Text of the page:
Is Carl Icahn smart or dumb?
One of my investing idols, Howard Marks, regularly mentions something he learned as a college freshman back in 1963: you can’t judge the quality of a decision by its outcome. This seems very counterintuitive at first glance. But in the world of investing especially, it is spot on.
I’m sure you’ve heard the phrase, “Past performance is not a predictor of future results.” The question to ponder is why? Why can’t we just put all our money into the stock or mutual fund that was the best performer over the last year or decade? Why does this approach never consistently work and, more often than not, result in disastrous outcomes?
The answer is quite simple. In-fact, it can be summed-up in one-word…chance.
Chance, or randomness, is an omnipresent factor in all walks of life. It definitely keeps things interesting…for better or worse. It also makes the task of deciphering skill from luck in investing very difficult. The COVID-19 pandemic provides a great case-study illustrating why.
Is Carl Icahn smart or dumb?
Although he’s not publicly as well known as Warren Buffett, Carl Icahn surely sits in the pantheon of greatest investors of all time. For Icahn, 2020 has been a tale of two investments with wildly different outcomes that were driven by the same chance event.
Last year, Icahn disclosed he had made an investment that would pay-off in droves should a group of shopping malls default on their debts. The investment itself is complicated but it’s effectively the same strategy that a number of hedge funds employed in the 2006-2008 period when bets were made that paid off when homeowners defaulted on mortgages.
When the pandemic hit in March and many parts of the US economy closed, shopping malls were hit particularly hard. The malls Icahn bet against did in-fact start to default and although the official gains are unknown, it has been reported that Carl Icahn’s investment generated billions in profits.
However, Icahn had another investment with the opposite fate. Leading into the global pandemic, his firm owned nearly 40% of the outstanding stock of the car rental company Hertz. With travel virtually coming to a dead stop in March, Hertz was forced into bankruptcy and Icahn reportedly took a $2 billion loss.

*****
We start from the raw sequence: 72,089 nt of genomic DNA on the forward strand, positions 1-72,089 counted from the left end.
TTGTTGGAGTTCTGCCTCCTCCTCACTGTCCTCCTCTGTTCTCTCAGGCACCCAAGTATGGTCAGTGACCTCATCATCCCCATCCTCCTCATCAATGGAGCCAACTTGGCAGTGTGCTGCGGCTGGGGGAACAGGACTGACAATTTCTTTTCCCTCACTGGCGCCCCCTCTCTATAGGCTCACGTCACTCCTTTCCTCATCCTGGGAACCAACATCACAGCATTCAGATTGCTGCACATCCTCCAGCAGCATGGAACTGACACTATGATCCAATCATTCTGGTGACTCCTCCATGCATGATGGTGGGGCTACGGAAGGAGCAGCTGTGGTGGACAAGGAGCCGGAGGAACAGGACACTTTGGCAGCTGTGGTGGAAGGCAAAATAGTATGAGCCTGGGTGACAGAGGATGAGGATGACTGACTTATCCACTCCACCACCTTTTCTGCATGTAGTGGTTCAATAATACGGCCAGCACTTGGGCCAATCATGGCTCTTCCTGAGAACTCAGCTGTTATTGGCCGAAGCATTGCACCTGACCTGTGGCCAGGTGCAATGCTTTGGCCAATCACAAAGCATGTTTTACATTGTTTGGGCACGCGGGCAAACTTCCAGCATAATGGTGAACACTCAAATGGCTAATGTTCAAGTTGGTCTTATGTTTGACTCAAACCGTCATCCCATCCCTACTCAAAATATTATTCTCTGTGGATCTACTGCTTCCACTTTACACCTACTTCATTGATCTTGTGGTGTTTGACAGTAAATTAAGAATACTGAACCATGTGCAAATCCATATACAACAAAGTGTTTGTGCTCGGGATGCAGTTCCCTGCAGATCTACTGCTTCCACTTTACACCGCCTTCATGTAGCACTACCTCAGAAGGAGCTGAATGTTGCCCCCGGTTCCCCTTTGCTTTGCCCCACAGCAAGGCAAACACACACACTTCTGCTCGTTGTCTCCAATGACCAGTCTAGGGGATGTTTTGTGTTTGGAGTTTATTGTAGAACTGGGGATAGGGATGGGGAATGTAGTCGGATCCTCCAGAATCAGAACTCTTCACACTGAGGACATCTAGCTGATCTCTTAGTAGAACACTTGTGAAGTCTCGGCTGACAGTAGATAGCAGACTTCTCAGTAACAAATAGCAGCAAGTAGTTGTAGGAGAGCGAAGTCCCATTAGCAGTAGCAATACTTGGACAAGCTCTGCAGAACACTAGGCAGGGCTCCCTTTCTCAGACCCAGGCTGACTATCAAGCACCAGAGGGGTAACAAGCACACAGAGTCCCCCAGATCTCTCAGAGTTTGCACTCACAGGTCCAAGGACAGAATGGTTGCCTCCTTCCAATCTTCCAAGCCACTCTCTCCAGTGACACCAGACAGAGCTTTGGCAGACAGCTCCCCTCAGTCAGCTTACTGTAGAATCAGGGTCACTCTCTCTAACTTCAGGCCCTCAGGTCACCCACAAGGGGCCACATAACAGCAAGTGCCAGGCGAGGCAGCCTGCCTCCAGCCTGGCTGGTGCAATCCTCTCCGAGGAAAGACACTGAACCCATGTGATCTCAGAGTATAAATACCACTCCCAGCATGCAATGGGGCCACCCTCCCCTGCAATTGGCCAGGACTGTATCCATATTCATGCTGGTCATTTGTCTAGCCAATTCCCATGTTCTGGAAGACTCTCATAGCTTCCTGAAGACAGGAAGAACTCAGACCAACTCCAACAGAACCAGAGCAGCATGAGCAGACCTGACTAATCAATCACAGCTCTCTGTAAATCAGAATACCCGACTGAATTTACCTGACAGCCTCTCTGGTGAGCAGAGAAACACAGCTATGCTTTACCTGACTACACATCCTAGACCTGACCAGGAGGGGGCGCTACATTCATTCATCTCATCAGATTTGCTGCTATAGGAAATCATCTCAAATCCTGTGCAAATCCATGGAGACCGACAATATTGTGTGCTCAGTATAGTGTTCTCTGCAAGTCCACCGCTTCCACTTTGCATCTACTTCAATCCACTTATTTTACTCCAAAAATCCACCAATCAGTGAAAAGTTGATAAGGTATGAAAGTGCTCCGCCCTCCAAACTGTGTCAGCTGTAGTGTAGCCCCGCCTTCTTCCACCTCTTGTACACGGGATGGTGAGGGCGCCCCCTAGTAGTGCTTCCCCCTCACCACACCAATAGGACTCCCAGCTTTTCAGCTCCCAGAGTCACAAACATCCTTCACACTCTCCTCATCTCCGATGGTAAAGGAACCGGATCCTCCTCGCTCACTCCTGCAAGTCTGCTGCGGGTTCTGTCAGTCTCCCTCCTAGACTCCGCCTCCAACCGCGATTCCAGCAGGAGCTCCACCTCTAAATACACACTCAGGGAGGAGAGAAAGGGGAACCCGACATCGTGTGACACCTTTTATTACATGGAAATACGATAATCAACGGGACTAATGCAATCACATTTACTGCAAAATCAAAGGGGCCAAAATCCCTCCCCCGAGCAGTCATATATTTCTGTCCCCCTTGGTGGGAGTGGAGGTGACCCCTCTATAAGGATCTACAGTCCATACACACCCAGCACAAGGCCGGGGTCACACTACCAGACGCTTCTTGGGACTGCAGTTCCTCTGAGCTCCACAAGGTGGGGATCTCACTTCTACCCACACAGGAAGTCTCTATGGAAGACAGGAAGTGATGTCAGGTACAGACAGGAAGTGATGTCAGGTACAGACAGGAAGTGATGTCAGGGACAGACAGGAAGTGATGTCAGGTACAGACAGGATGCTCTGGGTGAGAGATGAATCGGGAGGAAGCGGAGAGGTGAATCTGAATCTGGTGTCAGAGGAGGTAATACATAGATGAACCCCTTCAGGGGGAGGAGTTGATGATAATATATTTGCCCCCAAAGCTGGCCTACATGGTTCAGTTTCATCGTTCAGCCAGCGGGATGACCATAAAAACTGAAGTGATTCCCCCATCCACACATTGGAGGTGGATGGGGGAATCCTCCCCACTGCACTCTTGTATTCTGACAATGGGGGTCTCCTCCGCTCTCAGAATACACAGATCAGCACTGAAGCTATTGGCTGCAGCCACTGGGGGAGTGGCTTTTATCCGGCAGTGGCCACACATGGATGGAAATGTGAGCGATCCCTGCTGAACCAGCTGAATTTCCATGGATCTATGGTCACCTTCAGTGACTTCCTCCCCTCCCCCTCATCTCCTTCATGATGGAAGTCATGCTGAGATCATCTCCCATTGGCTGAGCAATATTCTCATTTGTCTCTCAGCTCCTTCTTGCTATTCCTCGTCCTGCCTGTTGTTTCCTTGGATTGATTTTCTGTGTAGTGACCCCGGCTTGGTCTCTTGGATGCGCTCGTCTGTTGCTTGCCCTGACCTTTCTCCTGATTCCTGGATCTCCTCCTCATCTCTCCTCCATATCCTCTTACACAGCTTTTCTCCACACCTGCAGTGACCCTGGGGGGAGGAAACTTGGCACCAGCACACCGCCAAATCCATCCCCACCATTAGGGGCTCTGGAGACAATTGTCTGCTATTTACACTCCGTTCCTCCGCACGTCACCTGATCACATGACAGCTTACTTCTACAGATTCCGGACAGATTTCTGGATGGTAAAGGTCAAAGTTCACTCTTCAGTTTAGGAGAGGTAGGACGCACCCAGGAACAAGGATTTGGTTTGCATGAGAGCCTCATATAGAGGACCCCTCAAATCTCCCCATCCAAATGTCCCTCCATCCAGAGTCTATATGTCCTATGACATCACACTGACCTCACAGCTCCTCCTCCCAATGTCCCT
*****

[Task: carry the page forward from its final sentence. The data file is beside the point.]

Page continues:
So here’s the question: Is Carl Icahn an investing genius because a bunch of lower tier shopping malls defaulted on their debt, or stupid because Hertz filed for bankruptcy?
You probably saw this coming, but the answer is you can’t judge either of these investments solely by their outcome. The exact same chance event is ultimately responsible for what turned out to be a windfall on one, and a complete disaster on the other.
In either of Icahn’s two investments, it’s actually quite plausible that the opposite of both outcomes would have occurred had COVID-19 never hit. A number of hedge funds had made the same bet against shopping malls in recent years. It had not been a winning investment as the strong economy allowed many lower tier malls to hang on despite their challenges. In-fact, one hedge fund actually folded up last year as its big bet, which had been made in 2017, languished against a rallying stock market. Had the pandemic never emerged, the economic expansion very well could have continued for some time, perhaps years, and Icahn’s bet may have never played out. But at the same time, a strong economy and robust travel could have propelled Hertz into a very profitable investment.
The point is, in both of Icahn’s investments, the outcome was driven more by a chance event than any other factor. Therefore, even in hindsight the end result alone is not a good basis for judging whether either of these investment decisions was good or bad.
This creates a problem for investors. If you can’t rely solely on outcomes (i.e. performance), how do you gauge whether your investments are well chosen or simply lucky? Unfortunately, the answer is far from perfect. Investments, like strategic business decisions or military operations, are made under great uncertainty. Therefore, they can only be assessed based on the logic used at the time with the known variables.
For example, if the current global pandemic is a once in a hundred-year event, can you really fault someone for opening a restaurant in January this year? The same could be said of Carl Icahn’s investment in Hertz. On the flip side, the way Icahn’s bet against shopping malls was structured, he could risk a relatively small amount of money for a massive gain should things play out as he envisioned. The plight of lower tier shopping centers across the US was well known. It was probably just a matter of time before a shock or economic slowdown resulted in increased defaults.
The key difference between the investment in Hertz and the one against shopping malls is in the former, Icahn just got unlucky. In the latter, it’s hard to argue against his thesis that many malls were eventually doomed. He shrewdly established a position that would pay-off in droves should a disruption occur. In this case, it seems clear that the combination of sound logic and luck came together to produce a spectacular result.
Investment outcomes will always be significantly influenced by chance. Good ideas can end up failing and bad ideas can be rewarded. To be a successful investor, you must be able to distinguish between good (or bad) fortune and good (or bad) logic.